available in a pool so that the weakest teams choose before the best teams.  Readers will remember Emeka Okafor, the Nigerian-American college star whom I believed should skip his senior college year and become eligible for the basketball draft; well, he did and got picked in the top three by one of the weakest teams as normally happens in drafts American football and basketball drafts.  The English/European way does not provide for upward mobility for weak teams; their good players also get poached by the richer teams.  Leeds (relegated last year) is now Division I but her Alan Smith now struts his stuff at  ManU. If there is relegation, may be all players should go down with their clubs.  That way, they will fight hard to come back up.

Mr. John Abebe and Nigerian Cricket

While I can referee a basketball or football game – if I can get another pair of legs – I do not understand much of cricket although I used to take games in at the old Race Course, a few minutes walk from my residence at Lafiaji, Lagos  over forty years ago.  These days, I will only stop briefly to watch the perennials: India, Pakistan, South Africa, the West Indies (Windies) when there is not much sporting activities on tv.

When I read recently of the race for the presidency of the game, I was surprised at why the Ministry would have a candidate (John Abebe) when this is the sort of practice that FIFA is trying to stamp out in football: governments’ heavy involvement in administration of football.

Anybody who is remotely familiar with Cricket in Nigeria would know that a Sagoe vs. an Abebe for an elective post is a no-brainer.  Storied names in Nigerian cricket abound but some families have contributed more than most: the Alakijas; the Enahoros, and the Sagoes readily come to mind.  I was happy to see Violet Odogwu (Mrs. Nwajei) chosen as the head of the Athletic Association.  That is a round peg in a round hole. Violet crowned her athletic achievements  with that Silver she won in long jump at a Commonwealth Games decades ago.  Now, I am not disputing Abebe’s interest in the sports because it is even possible he had exploits at school.  I am just saying that his inability to move the sports forward in four years coupled with other criticisms of his presidency as reported in newspapers, are enough to disqualify him from another term.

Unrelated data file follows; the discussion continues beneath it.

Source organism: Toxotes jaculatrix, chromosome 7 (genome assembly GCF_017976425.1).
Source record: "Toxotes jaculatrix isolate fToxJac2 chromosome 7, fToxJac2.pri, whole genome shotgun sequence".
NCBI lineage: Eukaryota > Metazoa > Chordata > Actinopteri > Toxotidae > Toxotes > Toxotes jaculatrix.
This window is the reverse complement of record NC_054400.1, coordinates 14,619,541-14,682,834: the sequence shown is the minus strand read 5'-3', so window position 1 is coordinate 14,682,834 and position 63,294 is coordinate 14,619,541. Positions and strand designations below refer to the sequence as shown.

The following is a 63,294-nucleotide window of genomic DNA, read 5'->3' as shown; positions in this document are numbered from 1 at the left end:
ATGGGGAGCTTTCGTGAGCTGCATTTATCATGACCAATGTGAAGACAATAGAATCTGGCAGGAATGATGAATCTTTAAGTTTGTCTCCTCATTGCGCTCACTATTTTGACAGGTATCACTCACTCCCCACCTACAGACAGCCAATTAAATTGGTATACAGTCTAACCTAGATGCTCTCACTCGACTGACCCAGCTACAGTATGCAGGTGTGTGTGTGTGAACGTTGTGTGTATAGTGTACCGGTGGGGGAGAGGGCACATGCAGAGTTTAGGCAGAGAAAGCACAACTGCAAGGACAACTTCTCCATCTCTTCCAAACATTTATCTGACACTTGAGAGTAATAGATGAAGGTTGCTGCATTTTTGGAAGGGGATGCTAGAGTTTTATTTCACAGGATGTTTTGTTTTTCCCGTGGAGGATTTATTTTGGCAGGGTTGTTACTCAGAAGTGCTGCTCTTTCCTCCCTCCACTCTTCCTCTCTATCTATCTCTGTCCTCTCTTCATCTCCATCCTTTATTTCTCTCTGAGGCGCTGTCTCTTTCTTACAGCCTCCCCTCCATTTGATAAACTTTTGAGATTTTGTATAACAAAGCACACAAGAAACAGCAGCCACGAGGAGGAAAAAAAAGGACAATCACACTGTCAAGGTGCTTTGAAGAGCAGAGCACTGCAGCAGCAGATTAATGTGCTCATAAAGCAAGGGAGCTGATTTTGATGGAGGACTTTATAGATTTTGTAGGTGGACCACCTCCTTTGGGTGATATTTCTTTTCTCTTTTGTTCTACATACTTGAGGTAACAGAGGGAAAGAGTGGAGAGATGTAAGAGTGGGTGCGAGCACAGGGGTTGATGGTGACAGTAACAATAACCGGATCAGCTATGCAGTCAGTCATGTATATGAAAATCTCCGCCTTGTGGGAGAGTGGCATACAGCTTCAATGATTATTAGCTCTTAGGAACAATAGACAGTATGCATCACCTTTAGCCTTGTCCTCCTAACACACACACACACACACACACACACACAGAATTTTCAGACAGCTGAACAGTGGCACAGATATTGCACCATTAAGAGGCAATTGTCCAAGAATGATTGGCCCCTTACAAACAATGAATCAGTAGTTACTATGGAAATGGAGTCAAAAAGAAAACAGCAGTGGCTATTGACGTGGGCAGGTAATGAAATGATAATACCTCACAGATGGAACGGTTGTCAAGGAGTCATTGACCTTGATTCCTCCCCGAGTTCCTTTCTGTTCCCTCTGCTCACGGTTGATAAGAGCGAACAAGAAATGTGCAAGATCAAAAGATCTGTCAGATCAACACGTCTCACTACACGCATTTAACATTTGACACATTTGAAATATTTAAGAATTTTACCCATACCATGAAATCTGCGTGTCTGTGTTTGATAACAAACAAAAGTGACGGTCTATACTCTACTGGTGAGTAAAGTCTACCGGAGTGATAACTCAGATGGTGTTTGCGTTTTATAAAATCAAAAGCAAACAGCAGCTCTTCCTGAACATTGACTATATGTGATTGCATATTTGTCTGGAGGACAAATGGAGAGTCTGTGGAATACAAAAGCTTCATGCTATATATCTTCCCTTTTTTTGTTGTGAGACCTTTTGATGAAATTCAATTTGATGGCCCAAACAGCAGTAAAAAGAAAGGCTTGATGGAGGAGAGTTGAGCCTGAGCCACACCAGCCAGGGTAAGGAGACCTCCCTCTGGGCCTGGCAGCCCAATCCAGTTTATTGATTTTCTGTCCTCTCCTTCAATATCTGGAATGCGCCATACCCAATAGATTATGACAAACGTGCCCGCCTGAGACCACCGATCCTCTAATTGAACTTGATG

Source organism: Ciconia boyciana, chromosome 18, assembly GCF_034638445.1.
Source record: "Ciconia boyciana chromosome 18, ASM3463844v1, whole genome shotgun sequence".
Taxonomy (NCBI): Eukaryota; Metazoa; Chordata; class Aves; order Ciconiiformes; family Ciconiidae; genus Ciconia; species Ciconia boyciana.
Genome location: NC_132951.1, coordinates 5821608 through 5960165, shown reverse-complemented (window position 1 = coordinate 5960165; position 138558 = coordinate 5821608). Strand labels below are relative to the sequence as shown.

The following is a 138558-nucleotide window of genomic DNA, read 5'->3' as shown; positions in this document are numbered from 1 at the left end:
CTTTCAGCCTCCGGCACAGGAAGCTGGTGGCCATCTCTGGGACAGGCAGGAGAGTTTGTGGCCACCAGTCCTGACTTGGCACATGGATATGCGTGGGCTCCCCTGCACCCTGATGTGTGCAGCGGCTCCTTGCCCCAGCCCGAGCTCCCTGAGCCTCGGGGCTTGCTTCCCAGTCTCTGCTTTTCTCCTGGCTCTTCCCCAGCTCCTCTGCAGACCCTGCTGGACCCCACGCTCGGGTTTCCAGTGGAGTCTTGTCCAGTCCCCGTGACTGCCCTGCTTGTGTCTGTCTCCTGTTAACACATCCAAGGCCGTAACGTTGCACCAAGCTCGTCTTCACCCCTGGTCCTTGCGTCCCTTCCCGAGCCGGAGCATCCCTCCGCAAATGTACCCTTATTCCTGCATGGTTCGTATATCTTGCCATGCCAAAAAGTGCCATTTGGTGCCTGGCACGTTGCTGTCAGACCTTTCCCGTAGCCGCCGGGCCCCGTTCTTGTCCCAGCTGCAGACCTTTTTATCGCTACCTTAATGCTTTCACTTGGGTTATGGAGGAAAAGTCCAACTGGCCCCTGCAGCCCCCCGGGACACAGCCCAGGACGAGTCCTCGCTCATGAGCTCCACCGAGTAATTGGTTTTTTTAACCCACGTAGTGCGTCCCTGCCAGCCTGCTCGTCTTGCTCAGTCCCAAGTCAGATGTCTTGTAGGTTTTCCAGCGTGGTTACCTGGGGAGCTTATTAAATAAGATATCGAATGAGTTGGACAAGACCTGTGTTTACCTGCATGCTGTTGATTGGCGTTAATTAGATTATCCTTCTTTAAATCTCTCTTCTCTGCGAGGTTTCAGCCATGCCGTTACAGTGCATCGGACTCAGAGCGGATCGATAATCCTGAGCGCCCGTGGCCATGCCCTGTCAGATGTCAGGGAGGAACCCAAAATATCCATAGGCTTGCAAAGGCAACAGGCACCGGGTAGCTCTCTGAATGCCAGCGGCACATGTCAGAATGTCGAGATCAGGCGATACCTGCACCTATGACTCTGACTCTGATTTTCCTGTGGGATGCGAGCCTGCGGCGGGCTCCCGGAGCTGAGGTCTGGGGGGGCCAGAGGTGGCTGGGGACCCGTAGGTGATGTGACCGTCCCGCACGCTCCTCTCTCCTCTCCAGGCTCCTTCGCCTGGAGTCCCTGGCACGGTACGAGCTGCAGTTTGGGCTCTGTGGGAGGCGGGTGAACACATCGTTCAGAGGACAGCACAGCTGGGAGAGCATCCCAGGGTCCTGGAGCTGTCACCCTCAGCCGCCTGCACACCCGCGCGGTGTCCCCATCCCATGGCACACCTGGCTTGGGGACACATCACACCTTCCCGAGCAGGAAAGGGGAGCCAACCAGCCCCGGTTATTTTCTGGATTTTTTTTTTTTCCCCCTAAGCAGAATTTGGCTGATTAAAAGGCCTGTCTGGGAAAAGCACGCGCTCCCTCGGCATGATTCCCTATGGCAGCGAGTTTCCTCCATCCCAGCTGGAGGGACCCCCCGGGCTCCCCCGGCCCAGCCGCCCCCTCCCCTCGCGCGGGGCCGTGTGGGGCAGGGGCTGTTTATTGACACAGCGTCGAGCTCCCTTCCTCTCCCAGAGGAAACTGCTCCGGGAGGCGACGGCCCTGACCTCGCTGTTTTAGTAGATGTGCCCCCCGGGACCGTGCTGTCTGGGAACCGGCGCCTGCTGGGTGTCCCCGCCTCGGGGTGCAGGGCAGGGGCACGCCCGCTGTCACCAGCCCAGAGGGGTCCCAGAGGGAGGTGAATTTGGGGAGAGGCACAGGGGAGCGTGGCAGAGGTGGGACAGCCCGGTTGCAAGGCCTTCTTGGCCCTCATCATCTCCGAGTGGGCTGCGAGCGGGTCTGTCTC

Of course, in another country, Mr. Abebe will not even be in the running for such a position being the brother-in-law of the president but since such things are no big deal here, he can be made the minister of sports.  This game has almost died in Nigeria and what is needed is somebody who can resurrect it.

The Nation on Sunday, October 22, 2005.